2017: The year gene therapy became a ‘clinical reality’

| | December 15, 2017
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This year, gene therapy finally became a clinical reality. The U.S. Food and Drug Administration approved two personalized treatments that engineer a patient’s own immune system to hunt down and kill cancer cells. The treatments, the first gene therapies ever approved by the FDA, work in people with certain blood cancers, even patients whose cancers haven’t responded to other treatments.

Called CAR-T cell immunotherapy (for chimeric antigen receptor T cell), one is for kids and young adults with B cell acute lymphoblastic leukemia, or ALL, approved in August (SN Online: 8/30/17). The other is for adults with non-Hodgkin lymphoma, approved in October. Other CAR-T cell therapies are in testing, including a treatment for multiple myeloma.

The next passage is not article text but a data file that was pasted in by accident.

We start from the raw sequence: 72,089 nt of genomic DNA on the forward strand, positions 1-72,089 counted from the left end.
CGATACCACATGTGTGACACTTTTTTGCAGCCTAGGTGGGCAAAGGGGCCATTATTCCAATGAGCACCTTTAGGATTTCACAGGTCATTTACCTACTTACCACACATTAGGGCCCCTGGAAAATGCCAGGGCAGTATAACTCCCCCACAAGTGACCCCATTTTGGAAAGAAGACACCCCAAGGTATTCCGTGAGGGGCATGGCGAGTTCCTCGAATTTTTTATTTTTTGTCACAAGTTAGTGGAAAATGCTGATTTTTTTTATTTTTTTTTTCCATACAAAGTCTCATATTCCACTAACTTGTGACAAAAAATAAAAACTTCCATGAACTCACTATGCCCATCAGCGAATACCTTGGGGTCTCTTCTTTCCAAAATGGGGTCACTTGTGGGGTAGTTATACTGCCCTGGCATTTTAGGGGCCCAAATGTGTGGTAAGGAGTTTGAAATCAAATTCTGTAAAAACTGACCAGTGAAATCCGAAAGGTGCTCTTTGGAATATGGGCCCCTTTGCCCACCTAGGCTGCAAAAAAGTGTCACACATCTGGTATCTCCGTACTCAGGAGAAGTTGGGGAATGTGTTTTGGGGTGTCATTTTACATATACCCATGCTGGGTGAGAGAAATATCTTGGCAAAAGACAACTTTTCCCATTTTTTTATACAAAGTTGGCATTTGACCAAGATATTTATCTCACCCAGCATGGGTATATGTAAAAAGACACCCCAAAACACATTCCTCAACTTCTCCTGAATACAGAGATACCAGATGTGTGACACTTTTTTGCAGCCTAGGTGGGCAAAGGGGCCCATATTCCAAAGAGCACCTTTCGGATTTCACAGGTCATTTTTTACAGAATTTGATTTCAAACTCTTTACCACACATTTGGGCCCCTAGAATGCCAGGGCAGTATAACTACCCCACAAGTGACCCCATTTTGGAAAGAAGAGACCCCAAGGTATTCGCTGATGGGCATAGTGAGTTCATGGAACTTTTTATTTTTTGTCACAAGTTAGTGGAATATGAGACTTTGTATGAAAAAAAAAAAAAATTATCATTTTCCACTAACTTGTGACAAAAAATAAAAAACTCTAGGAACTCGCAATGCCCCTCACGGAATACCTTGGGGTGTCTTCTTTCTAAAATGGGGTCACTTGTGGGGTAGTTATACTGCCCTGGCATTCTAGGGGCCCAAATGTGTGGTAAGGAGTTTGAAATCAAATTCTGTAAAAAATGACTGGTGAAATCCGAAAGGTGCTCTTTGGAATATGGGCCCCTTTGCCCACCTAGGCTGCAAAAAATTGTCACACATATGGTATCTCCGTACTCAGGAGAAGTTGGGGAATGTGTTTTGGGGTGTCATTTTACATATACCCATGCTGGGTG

“It’s a completely different way of treating cancer,” says pediatric oncologist Stephan Grupp, who directs the Cancer Immunotherapy Program at the Children’s Hospital of Philadelphia. Grupp spearheaded the clinical trials of the newly approved ALL therapy, called Kymriah.

Of the 63 kids and young adults treated in a clinical trial of Kymriah, 83 percent had their cancers go into remission within three months.

One drawback is the price. Kymriah costs $475,000 for a onetime treatment, according to Novartis, which makes Kymriah. The non-Hodgkin lymphoma treatment made by Gilead Sciences, called Yescarta, is listed at $373,000.

Read full, original post: Approval of gene therapies for two blood cancers led to an ‘explosion of interest’ in 2017

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